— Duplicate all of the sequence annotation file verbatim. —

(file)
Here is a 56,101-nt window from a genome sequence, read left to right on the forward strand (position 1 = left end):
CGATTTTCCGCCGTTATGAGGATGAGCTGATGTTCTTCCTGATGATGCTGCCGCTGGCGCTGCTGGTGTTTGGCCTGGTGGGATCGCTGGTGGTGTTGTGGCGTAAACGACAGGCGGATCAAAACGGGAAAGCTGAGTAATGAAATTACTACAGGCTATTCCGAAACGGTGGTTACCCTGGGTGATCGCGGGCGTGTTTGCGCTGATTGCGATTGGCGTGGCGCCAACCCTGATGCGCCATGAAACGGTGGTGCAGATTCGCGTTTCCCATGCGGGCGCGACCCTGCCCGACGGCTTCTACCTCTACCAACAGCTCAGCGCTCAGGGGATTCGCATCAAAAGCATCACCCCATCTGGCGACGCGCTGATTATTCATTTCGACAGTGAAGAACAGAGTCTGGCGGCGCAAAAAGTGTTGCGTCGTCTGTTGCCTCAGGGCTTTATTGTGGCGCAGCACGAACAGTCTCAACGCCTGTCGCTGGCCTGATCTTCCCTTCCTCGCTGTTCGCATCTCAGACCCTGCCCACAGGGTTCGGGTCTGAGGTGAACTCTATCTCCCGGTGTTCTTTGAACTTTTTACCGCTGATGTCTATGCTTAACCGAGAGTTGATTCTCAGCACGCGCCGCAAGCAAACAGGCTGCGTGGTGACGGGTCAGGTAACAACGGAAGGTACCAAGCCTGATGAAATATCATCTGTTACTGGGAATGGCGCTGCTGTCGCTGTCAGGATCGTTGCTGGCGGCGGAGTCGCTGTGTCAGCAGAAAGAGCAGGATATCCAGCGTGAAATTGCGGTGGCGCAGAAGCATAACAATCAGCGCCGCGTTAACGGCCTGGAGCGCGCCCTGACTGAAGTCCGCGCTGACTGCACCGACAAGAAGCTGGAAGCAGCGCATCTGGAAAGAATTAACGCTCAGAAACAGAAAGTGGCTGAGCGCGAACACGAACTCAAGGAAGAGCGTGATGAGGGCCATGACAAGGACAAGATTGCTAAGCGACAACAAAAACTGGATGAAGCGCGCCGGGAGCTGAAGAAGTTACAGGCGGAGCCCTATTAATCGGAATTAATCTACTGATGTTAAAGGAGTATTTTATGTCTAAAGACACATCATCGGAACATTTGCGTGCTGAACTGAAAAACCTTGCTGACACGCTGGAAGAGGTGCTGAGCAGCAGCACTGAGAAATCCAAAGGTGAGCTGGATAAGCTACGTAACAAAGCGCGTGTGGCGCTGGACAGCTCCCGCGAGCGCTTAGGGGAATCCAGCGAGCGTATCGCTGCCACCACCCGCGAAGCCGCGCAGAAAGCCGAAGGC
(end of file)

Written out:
Here is a 56,101-nt window from a genome sequence, read left to right on the forward strand (position 1 = left end):
CGATTTTCCGCCGTTATGAGGATGAGCTGATGTTCTTCCTGATGATGCTGCCGCTGGCGCTGCTGGTGTTTGGCCTGGTGGGATCGCTGGTGGTGTTGTGGCGTAAACGACAGGCGGATCAAAACGGGAAAGCTGAGTAATGAAATTACTACAGGCTATTCCGAAACGGTGGTTACCCTGGGTGATCGCGGGCGTGTTTGCGCTGATTGCGATTGGCGTGGCGCCAACCCTGATGCGCCATGAAACGGTGGTGCAGATTCGCGTTTCCCATGCGGGCGCGACCCTGCCCGACGGCTTCTACCTCTACCAACAGCTCAGCGCTCAGGGGATTCGCATCAAAAGCATCACCCCATCTGGCGACGCGCTGATTATTCATTTCGACAGTGAAGAACAGAGTCTGGCGGCGCAAAAAGTGTTGCGTCGTCTGTTGCCTCAGGGCTTTATTGTGGCGCAGCACGAACAGTCTCAACGCCTGTCGCTGGCCTGATCTTCCCTTCCTCGCTGTTCGCATCTCAGACCCTGCCCACAGGGTTCGGGTCTGAGGTGAACTCTATCTCCCGGTGTTCTTTGAACTTTTTACCGCTGATGTCTATGCTTAACCGAGAGTTGATTCTCAGCACGCGCCGCAAGCAAACAGGCTGCGTGGTGACGGGTCAGGTAACAACGGAAGGTACCAAGCCTGATGAAATATCATCTGTTACTGGGAATGGCGCTGCTGTCGCTGTCAGGATCGTTGCTGGCGGCGGAGTCGCTGTGTCAGCAGAAAGAGCAGGATATCCAGCGTGAAATTGCGGTGGCGCAGAAGCATAACAATCAGCGCCGCGTTAACGGCCTGGAGCGCGCCCTGACTGAAGTCCGCGCTGACTGCACCGACAAGAAGCTGGAAGCAGCGCATCTGGAAAGAATTAACGCTCAGAAACAGAAAGTGGCTGAGCGCGAACACGAACTCAAGGAAGAGCGTGATGAGGGCCATGACAAGGACAAGATTGCTAAGCGACAACAAAAACTGGATGAAGCGCGCCGGGAGCTGAAGAAGTTACAGGCGGAGCCCTATTAATCGGAATTAATCTACTGATGTTAAAGGAGTATTTTATGTCTAAAGACACATCATCGGAACATTTGCGTGCTGAACTGAAAAACCTTGCTGACACGCTGGAAGAGGTGCTGAGCAGCAGCACTGAGAAATCCAAAGGTGAGCTGGATAAGCTACGTAACAAAGCGCGTGTGGCGCTGGACAGCTCCCGCGAGCGCTTAGGGGAATCCAGCGAGCGTATCGCTGCCACCACCCGCGAAGCCGCGCAGAAAGCCGAAGGC